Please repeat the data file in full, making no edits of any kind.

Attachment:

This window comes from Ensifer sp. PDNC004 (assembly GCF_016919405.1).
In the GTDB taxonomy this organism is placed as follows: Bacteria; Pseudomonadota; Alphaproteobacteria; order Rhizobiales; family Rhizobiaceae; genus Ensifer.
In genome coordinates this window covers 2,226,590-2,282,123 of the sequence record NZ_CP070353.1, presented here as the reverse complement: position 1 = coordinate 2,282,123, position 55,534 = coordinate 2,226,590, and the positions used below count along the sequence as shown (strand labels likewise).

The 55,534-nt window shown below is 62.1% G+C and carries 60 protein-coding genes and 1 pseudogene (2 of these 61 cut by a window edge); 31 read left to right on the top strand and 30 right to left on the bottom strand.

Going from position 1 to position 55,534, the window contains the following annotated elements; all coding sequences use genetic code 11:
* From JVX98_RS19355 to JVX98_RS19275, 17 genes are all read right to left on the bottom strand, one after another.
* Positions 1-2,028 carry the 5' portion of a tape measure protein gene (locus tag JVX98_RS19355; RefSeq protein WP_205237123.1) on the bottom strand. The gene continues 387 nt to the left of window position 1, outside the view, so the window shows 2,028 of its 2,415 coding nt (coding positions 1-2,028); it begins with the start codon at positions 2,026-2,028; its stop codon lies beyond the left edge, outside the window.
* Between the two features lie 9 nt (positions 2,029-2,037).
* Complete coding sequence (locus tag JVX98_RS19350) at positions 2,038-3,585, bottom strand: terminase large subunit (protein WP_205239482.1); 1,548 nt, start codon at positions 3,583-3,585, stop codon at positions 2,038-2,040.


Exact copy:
This window comes from Ensifer sp. PDNC004 (assembly GCF_016919405.1).
In the GTDB taxonomy this organism is placed as follows: Bacteria; Pseudomonadota; Alphaproteobacteria; order Rhizobiales; family Rhizobiaceae; genus Ensifer.
In genome coordinates this window covers 2,226,590-2,282,123 of the sequence record NZ_CP070353.1, presented here as the reverse complement: position 1 = coordinate 2,282,123, position 55,534 = coordinate 2,226,590, and the positions used below count along the sequence as shown (strand labels likewise).

The 55,534-nt window shown below is 62.1% G+C and carries 60 protein-coding genes and 1 pseudogene (2 of these 61 cut by a window edge); 31 read left to right on the top strand and 30 right to left on the bottom strand.

Going from position 1 to position 55,534, the window contains the following annotated elements; all coding sequences use genetic code 11:
* From JVX98_RS19355 to JVX98_RS19275, 17 genes are all read right to left on the bottom strand, one after another.
* Positions 1-2,028 carry the 5' portion of a tape measure protein gene (locus tag JVX98_RS19355; RefSeq protein WP_205237123.1) on the bottom strand. The gene continues 387 nt to the left of window position 1, outside the view, so the window shows 2,028 of its 2,415 coding nt (coding positions 1-2,028); it begins with the start codon at positions 2,026-2,028; its stop codon lies beyond the left edge, outside the window.
* Between the two features lie 9 nt (positions 2,029-2,037).
* Complete coding sequence (locus tag JVX98_RS19350) at positions 2,038-3,585, bottom strand: terminase large subunit (protein WP_205239482.1); 1,548 nt, start codon at positions 3,583-3,585, stop codon at positions 2,038-2,040.